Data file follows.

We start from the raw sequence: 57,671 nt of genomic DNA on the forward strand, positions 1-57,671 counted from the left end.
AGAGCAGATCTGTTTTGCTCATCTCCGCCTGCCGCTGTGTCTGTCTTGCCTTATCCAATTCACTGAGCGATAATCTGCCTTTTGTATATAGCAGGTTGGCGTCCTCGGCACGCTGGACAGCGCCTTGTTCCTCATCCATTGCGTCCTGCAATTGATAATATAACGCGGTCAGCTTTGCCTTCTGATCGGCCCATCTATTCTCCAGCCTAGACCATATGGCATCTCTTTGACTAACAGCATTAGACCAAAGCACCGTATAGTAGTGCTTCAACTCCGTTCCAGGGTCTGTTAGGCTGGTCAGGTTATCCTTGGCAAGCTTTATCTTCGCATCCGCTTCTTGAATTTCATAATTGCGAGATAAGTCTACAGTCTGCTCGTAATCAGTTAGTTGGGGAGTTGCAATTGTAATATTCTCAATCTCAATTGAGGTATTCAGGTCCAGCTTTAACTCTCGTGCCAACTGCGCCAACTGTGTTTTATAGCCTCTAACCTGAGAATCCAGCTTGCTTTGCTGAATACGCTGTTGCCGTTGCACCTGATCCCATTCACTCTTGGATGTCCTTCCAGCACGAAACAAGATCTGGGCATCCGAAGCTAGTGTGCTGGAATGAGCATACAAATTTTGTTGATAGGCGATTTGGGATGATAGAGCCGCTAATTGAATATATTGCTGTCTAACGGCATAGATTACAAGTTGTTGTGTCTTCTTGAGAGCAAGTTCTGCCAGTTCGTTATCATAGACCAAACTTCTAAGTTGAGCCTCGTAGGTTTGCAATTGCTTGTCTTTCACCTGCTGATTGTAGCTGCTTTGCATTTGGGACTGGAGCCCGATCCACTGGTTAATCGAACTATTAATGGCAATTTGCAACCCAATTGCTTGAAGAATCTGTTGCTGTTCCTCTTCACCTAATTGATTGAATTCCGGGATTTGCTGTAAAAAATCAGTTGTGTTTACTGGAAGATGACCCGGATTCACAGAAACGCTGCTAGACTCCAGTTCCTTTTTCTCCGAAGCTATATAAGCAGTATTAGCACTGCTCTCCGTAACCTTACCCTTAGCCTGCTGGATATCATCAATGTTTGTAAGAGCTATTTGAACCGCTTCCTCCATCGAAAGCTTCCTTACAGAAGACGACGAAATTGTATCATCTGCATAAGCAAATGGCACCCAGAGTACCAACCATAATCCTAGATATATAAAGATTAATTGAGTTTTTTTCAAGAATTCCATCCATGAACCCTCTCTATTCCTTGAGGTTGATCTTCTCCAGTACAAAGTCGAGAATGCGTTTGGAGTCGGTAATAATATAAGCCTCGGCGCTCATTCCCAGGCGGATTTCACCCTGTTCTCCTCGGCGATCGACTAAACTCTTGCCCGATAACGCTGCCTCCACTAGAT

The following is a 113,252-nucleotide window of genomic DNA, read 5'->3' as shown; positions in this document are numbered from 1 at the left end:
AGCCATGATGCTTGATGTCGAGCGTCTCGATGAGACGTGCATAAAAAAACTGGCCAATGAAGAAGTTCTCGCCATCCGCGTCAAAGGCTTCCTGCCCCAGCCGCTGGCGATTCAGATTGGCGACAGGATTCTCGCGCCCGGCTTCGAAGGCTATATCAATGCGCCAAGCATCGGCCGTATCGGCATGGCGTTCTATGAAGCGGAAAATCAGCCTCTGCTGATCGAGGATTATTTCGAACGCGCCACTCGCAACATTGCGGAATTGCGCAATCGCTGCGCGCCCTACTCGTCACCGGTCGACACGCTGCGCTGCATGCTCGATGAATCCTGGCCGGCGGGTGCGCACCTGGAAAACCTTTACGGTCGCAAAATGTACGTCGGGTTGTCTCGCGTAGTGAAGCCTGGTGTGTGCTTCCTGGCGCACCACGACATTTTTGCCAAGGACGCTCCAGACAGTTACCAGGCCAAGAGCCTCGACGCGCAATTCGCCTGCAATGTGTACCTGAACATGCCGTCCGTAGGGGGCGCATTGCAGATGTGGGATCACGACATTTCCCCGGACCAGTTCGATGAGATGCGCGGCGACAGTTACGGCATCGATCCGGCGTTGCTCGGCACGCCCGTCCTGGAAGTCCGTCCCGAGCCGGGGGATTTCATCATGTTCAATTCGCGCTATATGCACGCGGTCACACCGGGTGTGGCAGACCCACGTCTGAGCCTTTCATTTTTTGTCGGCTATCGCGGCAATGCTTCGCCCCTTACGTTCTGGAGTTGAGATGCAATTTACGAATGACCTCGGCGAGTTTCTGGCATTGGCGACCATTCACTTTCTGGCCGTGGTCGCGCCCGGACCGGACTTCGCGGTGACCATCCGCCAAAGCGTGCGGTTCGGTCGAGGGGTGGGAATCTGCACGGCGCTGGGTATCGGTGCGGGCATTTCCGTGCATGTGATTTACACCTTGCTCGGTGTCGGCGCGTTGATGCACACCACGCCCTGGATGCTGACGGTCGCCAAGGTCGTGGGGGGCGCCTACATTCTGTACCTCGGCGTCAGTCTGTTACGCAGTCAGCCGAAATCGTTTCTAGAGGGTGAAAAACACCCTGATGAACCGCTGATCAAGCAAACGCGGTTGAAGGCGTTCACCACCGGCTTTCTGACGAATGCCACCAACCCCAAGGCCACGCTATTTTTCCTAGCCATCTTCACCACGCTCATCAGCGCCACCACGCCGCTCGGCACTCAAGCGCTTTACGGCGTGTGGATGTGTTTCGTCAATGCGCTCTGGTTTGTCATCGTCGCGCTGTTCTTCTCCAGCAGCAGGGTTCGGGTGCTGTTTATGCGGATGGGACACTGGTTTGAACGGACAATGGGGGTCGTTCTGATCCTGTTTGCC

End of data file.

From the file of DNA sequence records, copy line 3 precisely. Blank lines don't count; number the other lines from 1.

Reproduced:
The following is a 113,252-nucleotide window of genomic DNA, read 5'->3' as shown; positions in this document are numbered from 1 at the left end: